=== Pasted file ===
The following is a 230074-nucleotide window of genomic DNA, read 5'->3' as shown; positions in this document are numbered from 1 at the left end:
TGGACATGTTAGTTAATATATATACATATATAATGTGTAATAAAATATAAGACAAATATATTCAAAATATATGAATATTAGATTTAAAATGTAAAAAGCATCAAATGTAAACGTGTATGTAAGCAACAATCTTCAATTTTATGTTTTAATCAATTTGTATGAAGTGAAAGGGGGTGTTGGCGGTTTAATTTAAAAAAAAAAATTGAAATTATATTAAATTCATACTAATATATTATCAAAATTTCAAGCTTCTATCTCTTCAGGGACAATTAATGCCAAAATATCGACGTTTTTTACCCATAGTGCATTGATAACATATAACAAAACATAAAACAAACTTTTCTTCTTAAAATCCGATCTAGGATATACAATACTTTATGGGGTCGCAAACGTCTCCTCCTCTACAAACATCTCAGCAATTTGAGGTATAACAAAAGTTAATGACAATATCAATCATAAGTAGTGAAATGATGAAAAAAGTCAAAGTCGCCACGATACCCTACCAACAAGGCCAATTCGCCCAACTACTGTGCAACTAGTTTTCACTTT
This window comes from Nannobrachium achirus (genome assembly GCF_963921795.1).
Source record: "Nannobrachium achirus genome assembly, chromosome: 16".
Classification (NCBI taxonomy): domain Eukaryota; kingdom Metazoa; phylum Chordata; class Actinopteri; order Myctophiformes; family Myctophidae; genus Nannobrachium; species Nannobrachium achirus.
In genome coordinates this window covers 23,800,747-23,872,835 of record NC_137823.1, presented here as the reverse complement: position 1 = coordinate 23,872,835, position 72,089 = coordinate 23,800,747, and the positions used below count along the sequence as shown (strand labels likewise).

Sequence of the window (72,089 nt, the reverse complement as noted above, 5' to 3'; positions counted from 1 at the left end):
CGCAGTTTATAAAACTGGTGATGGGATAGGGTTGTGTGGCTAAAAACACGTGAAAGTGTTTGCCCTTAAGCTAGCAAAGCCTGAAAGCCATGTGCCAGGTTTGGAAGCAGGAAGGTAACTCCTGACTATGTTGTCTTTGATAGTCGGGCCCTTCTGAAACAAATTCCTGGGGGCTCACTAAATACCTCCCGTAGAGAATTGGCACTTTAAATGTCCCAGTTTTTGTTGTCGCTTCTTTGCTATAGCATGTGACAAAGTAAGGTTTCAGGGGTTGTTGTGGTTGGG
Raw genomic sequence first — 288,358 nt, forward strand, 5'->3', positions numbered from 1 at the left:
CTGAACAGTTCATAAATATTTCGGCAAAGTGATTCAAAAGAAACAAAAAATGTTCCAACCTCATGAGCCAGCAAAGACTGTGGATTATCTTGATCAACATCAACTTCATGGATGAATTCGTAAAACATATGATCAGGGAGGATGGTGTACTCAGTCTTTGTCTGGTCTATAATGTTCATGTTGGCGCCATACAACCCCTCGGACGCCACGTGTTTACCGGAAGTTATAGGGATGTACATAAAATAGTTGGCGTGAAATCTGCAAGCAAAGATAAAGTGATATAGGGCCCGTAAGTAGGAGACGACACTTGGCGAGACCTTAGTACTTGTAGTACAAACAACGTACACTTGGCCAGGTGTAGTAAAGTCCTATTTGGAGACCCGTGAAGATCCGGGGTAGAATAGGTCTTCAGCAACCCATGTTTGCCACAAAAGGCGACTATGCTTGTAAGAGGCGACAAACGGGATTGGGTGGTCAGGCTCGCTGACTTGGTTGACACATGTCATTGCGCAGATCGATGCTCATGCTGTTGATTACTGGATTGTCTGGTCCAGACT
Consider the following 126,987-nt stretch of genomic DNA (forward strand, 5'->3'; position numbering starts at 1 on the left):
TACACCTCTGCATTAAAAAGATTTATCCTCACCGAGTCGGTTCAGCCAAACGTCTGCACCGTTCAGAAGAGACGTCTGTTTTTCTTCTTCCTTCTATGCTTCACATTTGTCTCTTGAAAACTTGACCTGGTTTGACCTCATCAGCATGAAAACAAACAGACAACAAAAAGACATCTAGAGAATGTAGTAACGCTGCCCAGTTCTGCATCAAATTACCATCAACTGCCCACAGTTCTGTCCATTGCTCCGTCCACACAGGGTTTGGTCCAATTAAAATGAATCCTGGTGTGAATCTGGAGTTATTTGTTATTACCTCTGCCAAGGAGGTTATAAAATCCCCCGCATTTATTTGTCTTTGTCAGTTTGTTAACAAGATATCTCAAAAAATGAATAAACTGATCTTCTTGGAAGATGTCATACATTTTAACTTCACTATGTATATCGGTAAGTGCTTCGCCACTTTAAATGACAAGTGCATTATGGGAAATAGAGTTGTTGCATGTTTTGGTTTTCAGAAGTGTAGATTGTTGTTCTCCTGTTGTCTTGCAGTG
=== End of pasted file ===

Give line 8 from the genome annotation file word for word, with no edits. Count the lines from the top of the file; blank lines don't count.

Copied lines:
CGCAGTTTATAAAACTGGTGATGGGATAGGGTTGTGTGGCTAAAAACACGTGAAAGTGTTTGCCCTTAAGCTAGCAAAGCCTGAAAGCCATGTGCCAGGTTTGGAAGCAGGAAGGTAACTCCTGACTATGTTGTCTTTGATAGTCGGGCCCTTCTGAAACAAATTCCTGGGGGCTCACTAAATACCTCCCGTAGAGAATTGGCACTTTAAATGTCCCAGTTTTTGTTGTCGCTTCTTTGCTATAGCATGTGACAAAGTAAGGTTTCAGGGGTTGTTGTGGTTGGG